NBC, the consultants clearly felt, was, indeed, not only “sympathetic” to Fetterman, his principles and his predicament, but also “friendly” to his more progressive positions. Thus, again, the toe-in-the-water interview would be a risk worth taking.
Finally, the counselors reasoned that once Pennsylvania voters saw for themselves that Fetterman, afflicted as he clearly was with an illness, could nonetheless still think clearly, they would be reassured to give him their vote.
All of these factors likely weighed into the decision to allow the interview.
Second, what can we lose from such a high-profile interview?
On the other hand, exposing Fetterman to the one-on-one interview ran the risk of corroborating to undecided voters that this was a far more impeded candidate than they might have imagined.
Up until the NBC interview, as noted, the Fetterman campaign correctly kept the candidate out of the limelight, using proxy communications, rather than personal ones to illustrate who he was and what he stood for. Most Pennsylvanians had seen Fetterman only in TV and digital ads—$4.4 million worth—most of which either featured supportive surrogates or highlighted Dr. Oz as a preening carpetbagger from New Jersey. Those few ads that did show the candidate in action pictured Fetterman walking tall, talking tough and looking vibrant.
That’s why the real candidate’s NBC interview “reintroduction” to the voting public was so jarring. This was clearly not the same confident, candid, robust bear of a man highlighted in campaign commercials.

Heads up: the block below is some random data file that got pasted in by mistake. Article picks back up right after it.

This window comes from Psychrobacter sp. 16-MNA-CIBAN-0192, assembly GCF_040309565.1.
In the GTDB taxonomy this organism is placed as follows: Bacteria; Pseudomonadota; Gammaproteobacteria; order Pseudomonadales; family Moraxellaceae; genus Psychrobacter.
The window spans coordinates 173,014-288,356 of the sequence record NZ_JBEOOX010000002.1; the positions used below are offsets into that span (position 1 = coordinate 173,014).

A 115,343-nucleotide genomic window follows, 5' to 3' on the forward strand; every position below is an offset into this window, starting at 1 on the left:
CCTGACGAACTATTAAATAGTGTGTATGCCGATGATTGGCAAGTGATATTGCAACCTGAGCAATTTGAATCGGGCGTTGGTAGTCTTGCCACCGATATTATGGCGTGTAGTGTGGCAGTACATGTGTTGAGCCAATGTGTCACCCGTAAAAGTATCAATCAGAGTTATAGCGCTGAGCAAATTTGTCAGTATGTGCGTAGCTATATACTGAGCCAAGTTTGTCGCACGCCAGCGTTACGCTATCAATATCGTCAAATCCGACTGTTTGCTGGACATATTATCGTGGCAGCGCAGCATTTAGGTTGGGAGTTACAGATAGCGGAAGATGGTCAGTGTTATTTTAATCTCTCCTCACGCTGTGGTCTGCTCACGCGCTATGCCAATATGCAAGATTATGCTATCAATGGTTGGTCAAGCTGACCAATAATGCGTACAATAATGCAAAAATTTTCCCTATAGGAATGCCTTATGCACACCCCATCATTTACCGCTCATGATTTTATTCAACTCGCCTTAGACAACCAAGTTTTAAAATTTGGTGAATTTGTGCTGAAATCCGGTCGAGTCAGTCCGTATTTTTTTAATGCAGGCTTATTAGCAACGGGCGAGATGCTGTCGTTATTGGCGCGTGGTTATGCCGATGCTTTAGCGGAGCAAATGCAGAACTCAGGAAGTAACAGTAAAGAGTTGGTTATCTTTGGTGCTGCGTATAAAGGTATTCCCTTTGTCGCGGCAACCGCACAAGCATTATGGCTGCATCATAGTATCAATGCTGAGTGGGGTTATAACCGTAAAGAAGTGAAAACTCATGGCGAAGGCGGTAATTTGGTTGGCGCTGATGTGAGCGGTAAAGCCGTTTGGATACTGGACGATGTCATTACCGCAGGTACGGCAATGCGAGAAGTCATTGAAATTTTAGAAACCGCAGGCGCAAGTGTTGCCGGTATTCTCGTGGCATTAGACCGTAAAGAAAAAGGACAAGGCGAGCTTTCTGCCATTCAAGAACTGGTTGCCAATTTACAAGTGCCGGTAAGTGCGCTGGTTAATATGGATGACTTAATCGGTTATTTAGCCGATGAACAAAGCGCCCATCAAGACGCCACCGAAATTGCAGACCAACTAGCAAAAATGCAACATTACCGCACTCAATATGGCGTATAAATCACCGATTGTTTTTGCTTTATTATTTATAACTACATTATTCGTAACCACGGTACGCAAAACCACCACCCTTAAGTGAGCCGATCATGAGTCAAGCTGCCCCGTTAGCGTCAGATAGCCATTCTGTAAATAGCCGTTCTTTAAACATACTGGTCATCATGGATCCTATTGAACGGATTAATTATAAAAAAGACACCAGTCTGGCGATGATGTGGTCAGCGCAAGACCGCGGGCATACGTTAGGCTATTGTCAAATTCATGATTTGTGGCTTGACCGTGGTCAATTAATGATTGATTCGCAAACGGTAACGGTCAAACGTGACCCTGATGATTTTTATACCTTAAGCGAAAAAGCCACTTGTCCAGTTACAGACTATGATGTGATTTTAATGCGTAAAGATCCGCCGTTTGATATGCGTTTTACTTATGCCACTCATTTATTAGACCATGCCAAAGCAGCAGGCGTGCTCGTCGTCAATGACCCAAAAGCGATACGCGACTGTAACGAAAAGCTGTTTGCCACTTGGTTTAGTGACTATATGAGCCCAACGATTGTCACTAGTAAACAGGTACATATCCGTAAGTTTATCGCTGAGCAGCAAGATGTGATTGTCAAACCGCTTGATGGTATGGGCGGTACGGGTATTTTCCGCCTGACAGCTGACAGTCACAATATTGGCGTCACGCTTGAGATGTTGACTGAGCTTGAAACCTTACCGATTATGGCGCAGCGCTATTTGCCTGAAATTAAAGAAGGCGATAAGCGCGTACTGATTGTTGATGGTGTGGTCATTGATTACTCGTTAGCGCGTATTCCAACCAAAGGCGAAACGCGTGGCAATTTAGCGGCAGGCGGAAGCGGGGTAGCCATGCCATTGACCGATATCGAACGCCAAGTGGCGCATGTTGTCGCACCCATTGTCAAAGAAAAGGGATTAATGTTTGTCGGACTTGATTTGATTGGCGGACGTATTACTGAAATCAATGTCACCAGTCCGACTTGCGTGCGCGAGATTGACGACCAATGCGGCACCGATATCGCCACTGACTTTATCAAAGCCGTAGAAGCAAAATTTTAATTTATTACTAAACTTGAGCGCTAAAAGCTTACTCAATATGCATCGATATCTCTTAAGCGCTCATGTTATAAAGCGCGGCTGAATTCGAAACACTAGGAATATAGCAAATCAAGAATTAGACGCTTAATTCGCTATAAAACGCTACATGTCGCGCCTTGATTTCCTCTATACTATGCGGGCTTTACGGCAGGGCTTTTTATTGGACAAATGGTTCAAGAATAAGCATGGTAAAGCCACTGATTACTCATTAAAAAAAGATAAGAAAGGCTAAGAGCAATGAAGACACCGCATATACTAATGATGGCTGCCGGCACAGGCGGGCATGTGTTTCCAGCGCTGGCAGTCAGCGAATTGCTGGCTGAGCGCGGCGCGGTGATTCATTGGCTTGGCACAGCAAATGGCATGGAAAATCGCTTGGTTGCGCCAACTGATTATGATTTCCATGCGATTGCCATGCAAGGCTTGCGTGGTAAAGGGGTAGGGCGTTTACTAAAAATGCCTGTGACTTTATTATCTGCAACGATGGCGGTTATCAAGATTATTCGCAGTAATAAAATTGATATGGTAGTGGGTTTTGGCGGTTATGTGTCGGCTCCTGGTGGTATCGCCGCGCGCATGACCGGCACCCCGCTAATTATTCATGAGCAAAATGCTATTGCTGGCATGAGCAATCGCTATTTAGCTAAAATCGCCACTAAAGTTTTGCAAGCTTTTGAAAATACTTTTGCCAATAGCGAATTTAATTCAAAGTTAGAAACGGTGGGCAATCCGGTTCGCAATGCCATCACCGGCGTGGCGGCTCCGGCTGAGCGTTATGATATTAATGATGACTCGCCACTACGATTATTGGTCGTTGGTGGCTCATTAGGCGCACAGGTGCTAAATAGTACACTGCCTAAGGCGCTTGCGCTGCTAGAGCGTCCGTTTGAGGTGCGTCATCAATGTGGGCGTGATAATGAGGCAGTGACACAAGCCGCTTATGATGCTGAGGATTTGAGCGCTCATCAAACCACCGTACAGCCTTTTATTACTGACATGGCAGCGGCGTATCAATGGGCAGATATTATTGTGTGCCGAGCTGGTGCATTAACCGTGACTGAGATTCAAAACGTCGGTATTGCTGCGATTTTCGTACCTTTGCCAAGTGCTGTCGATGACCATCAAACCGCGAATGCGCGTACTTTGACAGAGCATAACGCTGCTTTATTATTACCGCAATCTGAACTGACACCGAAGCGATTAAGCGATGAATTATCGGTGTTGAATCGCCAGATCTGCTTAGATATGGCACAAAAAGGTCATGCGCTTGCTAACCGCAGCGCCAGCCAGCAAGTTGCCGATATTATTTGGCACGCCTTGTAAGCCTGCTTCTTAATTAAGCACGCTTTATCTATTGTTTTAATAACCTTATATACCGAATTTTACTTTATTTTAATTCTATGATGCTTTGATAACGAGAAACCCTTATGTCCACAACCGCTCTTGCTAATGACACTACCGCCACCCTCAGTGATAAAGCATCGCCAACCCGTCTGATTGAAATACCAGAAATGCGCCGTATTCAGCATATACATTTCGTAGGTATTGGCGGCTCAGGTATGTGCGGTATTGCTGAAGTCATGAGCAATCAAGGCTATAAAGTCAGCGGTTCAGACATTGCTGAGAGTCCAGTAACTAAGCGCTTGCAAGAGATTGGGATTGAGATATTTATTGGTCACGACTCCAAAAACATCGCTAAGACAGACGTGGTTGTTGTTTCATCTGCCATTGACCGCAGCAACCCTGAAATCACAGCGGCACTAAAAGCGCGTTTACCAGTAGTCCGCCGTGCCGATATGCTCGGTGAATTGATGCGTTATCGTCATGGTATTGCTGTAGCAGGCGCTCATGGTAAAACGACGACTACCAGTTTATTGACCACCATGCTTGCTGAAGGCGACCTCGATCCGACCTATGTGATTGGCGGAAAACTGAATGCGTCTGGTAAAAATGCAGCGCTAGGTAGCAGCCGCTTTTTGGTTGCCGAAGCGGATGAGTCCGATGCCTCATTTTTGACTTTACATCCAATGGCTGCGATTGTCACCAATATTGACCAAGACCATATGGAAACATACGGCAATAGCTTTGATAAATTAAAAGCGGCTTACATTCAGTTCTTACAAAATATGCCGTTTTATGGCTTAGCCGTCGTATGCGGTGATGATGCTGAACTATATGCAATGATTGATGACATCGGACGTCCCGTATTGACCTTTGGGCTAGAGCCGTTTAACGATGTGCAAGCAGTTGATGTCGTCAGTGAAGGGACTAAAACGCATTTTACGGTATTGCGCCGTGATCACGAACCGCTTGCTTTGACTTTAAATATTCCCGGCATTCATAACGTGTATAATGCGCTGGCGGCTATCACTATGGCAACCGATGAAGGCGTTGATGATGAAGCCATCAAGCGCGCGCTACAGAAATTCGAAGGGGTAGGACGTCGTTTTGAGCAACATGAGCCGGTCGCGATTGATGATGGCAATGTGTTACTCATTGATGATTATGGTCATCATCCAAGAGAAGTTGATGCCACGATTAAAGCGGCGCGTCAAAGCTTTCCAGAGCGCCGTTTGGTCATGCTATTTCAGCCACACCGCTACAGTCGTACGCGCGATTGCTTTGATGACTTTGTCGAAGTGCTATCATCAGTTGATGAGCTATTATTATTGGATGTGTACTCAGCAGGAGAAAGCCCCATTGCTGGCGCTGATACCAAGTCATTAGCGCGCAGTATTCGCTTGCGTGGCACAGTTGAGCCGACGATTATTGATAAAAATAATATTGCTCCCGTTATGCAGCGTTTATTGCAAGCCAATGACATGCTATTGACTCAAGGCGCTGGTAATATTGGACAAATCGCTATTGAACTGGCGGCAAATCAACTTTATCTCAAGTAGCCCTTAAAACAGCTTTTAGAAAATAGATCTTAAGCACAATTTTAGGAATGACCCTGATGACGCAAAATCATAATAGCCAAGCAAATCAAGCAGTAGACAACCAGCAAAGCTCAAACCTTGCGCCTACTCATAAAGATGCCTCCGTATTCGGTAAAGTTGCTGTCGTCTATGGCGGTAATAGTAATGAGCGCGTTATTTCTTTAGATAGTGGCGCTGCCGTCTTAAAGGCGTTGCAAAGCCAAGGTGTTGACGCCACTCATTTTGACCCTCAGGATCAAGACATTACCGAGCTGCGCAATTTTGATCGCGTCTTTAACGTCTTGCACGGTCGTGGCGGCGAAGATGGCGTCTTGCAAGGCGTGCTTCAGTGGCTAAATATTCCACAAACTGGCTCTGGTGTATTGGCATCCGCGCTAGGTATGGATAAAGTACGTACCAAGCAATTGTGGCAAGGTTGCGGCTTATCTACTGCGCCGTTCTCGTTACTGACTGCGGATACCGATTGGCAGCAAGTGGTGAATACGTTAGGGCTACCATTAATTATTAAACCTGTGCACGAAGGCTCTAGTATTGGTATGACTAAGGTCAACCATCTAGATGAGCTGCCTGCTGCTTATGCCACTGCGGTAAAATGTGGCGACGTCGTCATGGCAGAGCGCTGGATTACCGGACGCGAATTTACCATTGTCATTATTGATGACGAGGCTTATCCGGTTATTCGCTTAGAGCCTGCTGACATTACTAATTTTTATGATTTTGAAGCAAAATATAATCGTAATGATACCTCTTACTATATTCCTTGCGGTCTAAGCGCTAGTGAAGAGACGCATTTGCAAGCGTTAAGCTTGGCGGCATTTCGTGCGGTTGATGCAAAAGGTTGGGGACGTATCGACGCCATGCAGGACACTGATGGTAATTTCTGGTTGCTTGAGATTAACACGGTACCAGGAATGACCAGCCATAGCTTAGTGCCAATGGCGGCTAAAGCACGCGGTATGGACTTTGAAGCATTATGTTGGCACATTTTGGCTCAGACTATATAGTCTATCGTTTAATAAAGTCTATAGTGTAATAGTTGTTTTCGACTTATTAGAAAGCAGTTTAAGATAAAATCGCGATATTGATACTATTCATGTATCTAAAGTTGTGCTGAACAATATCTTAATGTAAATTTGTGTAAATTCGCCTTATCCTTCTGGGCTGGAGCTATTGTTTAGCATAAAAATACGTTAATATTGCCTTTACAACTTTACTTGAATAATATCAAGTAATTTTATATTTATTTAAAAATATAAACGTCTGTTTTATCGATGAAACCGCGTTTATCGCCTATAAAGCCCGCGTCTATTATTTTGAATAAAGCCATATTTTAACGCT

“The emperor has no clothes,” chided detractors. And even supporters—who fiercely defended the candidate’s mental fitness—had to be dismayed.
Third, what’s the worst thing that can happen from a bad interview?
This is the key question that every public relations counselor must ask in every public relations situation: “As a result of this that I’m suggesting, what is the worst thing that can happen?”
In this case, Fetterman’s advisors failed to appreciate several unfortunate but inarguable facts about today’s electorate.
- In the 2020 presidential election. 3.4 million Pennsylvanians—nearly half the state—voted for Donald Trump. So, the margins between Democrats and Republicans were far too close to risk a last-minute public relations Hail Mary.
- Fetterman’s state support was already razor thin. Fetterman, in the best of times, was never an appealing candidate. Not only did he dress like a schlep—even Donald Trump had respect enough for the office to wear a suit and tie—but his work record was spotty and his background, like his opponent’s, was privileged.
- Americans in 2022 are visually oriented. They prefer Tik Tok and Instagram to newspapers and novels. They believe what they see rather than what they read. They’re long on pictures and short on research. So, if they somebody who looks ill and acts differently, the image remains.
In other words, the recommendation to submit to the one-on-one NBC interview was the wrong public relations decision. And it just may be the crucial factor in why the Republicans will win the Pennsylvania senate race.
Fraser P. Seitel has been a communications consultant, author and teacher for 40 years. He is author of the Pearson text “The Practice of Public Relations,” now in its 14th edition, and co-author of “Rethinking Reputation" and "Idea Wise.” He may be reached directly at [email protected].
Oct. 18, 2022, by Joe Honick
I have frequently disagreed with Fraser in recent months, but not this time.